My inner trader uses the trading component of the Trend Model to look for changes in the direction of the main Trend Model signal. A bullish Trend Model signal that gets less bullish is a trading "sell" signal. Conversely, a bearish Trend Model signal that gets less bearish is a trading "buy" signal. The history of actual out-of-sample (not backtested) signals of the trading model are shown by the arrows in the chart below. Past trading of the trading model has shown turnover rates of about 200% per month.



The latest signals of each model are as follows:
  • Ultimate market timing model: Buy equities*
  • Trend Model signal: Bullish*
  • Trading model: Bearish*
* The performance chart and model readings have been delayed by a week out of respect to our paying subscribers.

Update schedule: I generally update model readings on my site on weekends and tweet mid-week observations at @humblestudent. Subscribers will also receive email notices of any changes in my trading portfolio.


Tax reform jitters
This was the week that jitters over the Republican tax bill finally caught up with stock prices. Now that both the House Republicans and Senate Republicans have different versions of a tax bill, the market is waking up to the challenges ahead.
  • Both Houses of Congress have to reconcile their bills, which may not be easy. Further bargaining lies ahead, which has the potential to dilute the bullish effects of any corporate tax cuts.
  • Any bill will have to overcome the twin Byrd Rule hurdle of $1.5 trillion in incremental deficit in the next 10 years, and no further deficits after 10 years. Any violation of the Byrd Rule would require 60 votes in the Senate, which would be challenging as the GOP only has a 52-48 seat majority.
  • The Roy Moore scandal is creating additional uncertainty, as a Moore loss in the December special election in could cut the Republican majority to a single vote in the Senate.
Even before stock prices got spooked, the market showed signs it was ready to go down. There were cautionary signals from risk appetite indicators, which signaled rising skepticism over the passage of any tax bill. The top panel depicts the relative performance of high beta vs. low volatility stocks as a metric of risk appetite. Risk appetite perked up in September as the odds of a tax cut became more likely, then flattened out into a range. This pair broke down through a relative support on Friday. The other pairs show the relative performance of "champagne" stocks Sotheby's (BID) and Tiffany's (TIF) against the market. The "champagne" stocks have been underperforming the market for the last few months, which is another sign of market skepticism that much was going to be accomplished on the tax bill.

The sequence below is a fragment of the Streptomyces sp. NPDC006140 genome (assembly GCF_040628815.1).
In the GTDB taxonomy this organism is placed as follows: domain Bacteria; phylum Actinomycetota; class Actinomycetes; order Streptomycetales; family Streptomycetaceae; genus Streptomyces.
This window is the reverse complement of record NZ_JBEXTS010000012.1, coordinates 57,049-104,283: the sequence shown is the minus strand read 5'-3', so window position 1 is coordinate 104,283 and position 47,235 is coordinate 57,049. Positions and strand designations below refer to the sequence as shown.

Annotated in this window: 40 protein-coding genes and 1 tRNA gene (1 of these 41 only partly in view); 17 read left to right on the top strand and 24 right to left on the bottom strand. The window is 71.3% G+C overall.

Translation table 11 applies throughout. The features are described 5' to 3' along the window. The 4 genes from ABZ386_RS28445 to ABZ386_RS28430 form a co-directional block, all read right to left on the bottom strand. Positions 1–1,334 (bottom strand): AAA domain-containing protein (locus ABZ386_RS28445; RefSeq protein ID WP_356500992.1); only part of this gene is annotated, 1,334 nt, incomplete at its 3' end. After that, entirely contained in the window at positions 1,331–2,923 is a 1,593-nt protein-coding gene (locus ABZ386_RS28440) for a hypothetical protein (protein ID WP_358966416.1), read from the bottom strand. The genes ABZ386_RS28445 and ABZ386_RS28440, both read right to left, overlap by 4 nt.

As well, the latest update from John Butters of FactSet shows that the market reaction to earnings reports may be showing signs of bullish exhaustion. EPS beats were barely being rewarded, while misses were severely punished (annotations are mine).



The full post can be found at our new site here.

Wednesday, November 8, 2017

The market's report card on the GOP tax bill

Mid-week market update: The price action of stocks in the last few weeks makes it evident that US equities are awaiting the resolution of the Republican tax bill. This week will be critical for the progress of the bill through the House, as it is scheduled to be marked up in the Ways and Means committee. So far, the market verdict is not hopeful.

As the top panel of the chart below shows that high beta/low volatility pair, which is a proxy for risk appetite, rallied in September, followed by a range-bound market, indicating a lack of conviction. The bottom panel shows that this market has been mainly driven by momentum stocks.



Other market internals are also flashing warning messages for the bulls. From a political perspective, the tax bill is also running into trouble. These are all signs of likely corrective action ahead.

The full post can be found at our new site here.

Sunday, November 5, 2017

Bull or bear?: It depends on your time horizon

Preface: Explaining our market timing models
We maintain several market timing models, each with differing time horizons. The "Ultimate Market Timing Model" is a long-term market timing model based on the research outlined in our post, Building the ultimate market timing model. This model tends to generate only a handful of signals each decade.